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Jacqueline Kropf, Mina Gerges, Ariel Perez Perez, Austin Ellis, Mevin Mathew, Kwabena Ayesu, Li Ge, Steve J. Carlan
(Department of Internal Medicine, Orlando Regional Healthcare, Orlando, FL, USA)
Am J Case Rep 2020; 21:e919032
Primary effusion lymphoma (PEL) is a rare and aggressive non-Hodgkin lymphoma (NHL) that is responsible for 1% of all lymphomas not related to human immunodeficiency virus (HIV). PEL is characterized by human herpesvirus-8 (HHV-8) positivity in the absence of overt tumor burden that does not exhibit typical B cell or T cell immunophenotype characteristics. The exact mechanism of development is unknown, but it is hypothesized to develop from post-germinal B cell origin. Although it is most common in HIV patients, other immunocompromising comorbidities can be seen in conjunction with PEL, including liver cirrhosis.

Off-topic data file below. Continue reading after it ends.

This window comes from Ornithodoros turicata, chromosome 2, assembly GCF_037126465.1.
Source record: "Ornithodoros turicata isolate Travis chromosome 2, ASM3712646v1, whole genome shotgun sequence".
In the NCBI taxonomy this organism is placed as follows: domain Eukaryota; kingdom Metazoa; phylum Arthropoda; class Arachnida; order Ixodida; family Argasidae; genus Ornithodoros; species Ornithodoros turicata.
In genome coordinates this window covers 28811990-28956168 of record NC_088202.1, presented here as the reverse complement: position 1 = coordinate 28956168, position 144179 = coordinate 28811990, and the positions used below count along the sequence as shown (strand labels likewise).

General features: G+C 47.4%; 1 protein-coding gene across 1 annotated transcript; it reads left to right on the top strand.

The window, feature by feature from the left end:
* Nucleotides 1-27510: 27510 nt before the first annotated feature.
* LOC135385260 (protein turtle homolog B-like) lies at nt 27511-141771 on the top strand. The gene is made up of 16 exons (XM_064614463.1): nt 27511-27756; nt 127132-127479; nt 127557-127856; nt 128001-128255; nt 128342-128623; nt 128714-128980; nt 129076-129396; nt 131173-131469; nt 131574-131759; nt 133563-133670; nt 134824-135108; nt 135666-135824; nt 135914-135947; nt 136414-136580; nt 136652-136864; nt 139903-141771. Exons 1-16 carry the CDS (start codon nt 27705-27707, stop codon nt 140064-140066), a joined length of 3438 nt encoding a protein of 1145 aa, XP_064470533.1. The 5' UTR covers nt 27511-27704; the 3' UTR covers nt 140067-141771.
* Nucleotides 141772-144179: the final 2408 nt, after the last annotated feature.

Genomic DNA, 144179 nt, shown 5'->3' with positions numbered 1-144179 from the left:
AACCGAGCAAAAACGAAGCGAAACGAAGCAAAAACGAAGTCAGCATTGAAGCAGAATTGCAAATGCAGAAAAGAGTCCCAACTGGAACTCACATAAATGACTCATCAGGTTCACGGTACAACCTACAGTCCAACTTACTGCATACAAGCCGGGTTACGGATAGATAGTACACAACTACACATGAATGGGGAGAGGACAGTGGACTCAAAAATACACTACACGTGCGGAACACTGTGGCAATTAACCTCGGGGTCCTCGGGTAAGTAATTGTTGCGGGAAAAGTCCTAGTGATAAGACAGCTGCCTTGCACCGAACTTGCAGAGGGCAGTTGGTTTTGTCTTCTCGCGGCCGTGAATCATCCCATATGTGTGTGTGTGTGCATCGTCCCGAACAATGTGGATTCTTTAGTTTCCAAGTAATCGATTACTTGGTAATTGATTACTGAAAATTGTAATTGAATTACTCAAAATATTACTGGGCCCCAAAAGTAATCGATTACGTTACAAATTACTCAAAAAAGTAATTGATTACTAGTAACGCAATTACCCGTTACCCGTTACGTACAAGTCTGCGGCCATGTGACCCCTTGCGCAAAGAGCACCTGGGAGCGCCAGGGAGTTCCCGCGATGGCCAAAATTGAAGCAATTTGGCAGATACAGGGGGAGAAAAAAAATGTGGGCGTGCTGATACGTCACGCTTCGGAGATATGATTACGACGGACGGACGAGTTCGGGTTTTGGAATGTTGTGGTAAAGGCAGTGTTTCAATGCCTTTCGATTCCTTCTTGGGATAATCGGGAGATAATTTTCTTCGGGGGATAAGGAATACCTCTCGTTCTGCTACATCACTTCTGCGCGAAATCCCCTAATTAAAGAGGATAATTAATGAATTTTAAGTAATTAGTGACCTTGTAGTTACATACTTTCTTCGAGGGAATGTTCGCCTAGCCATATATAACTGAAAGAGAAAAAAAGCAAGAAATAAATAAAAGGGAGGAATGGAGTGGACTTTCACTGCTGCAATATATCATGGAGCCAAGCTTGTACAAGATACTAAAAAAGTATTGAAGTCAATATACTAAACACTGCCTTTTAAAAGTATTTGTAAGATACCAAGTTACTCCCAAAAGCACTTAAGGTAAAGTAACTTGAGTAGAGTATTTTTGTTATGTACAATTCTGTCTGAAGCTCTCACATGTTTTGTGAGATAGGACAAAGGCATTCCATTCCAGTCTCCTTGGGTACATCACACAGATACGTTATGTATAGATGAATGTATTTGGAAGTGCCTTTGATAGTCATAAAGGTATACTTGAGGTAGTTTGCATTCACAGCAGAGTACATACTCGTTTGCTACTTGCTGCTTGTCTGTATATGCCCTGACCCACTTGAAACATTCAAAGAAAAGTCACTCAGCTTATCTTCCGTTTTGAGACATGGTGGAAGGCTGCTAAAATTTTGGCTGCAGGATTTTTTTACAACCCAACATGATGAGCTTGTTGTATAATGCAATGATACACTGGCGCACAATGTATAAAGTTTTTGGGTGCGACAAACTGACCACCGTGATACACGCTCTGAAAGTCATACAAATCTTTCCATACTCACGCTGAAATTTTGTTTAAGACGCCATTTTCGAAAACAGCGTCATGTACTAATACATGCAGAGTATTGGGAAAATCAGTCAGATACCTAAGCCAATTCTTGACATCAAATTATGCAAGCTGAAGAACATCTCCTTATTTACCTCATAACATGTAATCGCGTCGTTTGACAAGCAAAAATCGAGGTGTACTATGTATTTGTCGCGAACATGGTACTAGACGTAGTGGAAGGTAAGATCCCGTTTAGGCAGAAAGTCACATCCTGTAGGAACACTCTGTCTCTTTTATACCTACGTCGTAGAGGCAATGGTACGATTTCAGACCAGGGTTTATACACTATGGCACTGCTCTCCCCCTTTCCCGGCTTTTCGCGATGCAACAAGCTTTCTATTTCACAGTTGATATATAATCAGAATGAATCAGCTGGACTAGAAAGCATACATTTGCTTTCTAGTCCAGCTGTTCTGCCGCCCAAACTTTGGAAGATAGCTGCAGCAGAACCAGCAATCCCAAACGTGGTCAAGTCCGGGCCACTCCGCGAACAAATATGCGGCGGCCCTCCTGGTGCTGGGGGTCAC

CASE REPORT: We present the case of a 73-year-old HIV-seronegative man with alcohol-induced liver cirrhosis who was found to have T cell PEL of the pleural space diagnosed by thoracentesis.
CONCLUSIONS: Little is known regarding oncogenesis of T cell PEL, and few studies exist regarding appropriate treatment regimens for PEL as a whole, prompting need for further investigation and discussion to improve survival rates. Even in the absence of active HIV infection, PEL should be considered as a potential cause of pleural effusion in cirrhotic patients in order to prompt earlier treatment for the best chance of survival.